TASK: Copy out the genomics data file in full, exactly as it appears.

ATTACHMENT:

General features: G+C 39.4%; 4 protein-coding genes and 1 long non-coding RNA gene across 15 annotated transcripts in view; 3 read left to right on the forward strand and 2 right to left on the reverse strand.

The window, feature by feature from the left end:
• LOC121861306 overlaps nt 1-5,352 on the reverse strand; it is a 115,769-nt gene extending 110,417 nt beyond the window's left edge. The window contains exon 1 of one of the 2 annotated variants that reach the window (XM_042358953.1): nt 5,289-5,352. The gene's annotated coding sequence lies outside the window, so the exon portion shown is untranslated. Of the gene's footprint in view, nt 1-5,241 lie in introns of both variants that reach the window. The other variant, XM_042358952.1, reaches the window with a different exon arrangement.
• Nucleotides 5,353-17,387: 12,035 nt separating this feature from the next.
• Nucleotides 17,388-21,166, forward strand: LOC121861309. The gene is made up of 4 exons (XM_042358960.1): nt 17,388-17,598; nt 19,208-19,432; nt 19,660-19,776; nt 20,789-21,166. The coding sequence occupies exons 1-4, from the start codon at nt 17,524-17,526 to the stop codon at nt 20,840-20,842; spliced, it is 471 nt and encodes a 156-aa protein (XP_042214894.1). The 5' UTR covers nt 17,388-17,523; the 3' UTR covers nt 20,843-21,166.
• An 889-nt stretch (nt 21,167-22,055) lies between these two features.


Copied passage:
General features: G+C 39.4%; 4 protein-coding genes and 1 long non-coding RNA gene across 15 annotated transcripts in view; 3 read left to right on the forward strand and 2 right to left on the reverse strand.

The window, feature by feature from the left end:
• LOC121861306 overlaps nt 1-5,352 on the reverse strand; it is a 115,769-nt gene extending 110,417 nt beyond the window's left edge. The window contains exon 1 of one of the 2 annotated variants that reach the window (XM_042358953.1): nt 5,289-5,352. The gene's annotated coding sequence lies outside the window, so the exon portion shown is untranslated. Of the gene's footprint in view, nt 1-5,241 lie in introns of both variants that reach the window. The other variant, XM_042358952.1, reaches the window with a different exon arrangement.
• Nucleotides 5,353-17,387: 12,035 nt separating this feature from the next.
• Nucleotides 17,388-21,166, forward strand: LOC121861309. The gene is made up of 4 exons (XM_042358960.1): nt 17,388-17,598; nt 19,208-19,432; nt 19,660-19,776; nt 20,789-21,166. The coding sequence occupies exons 1-4, from the start codon at nt 17,524-17,526 to the stop codon at nt 20,840-20,842; spliced, it is 471 nt and encodes a 156-aa protein (XP_042214894.1). The 5' UTR covers nt 17,388-17,523; the 3' UTR covers nt 20,843-21,166.
• An 889-nt stretch (nt 21,167-22,055) lies between these two features.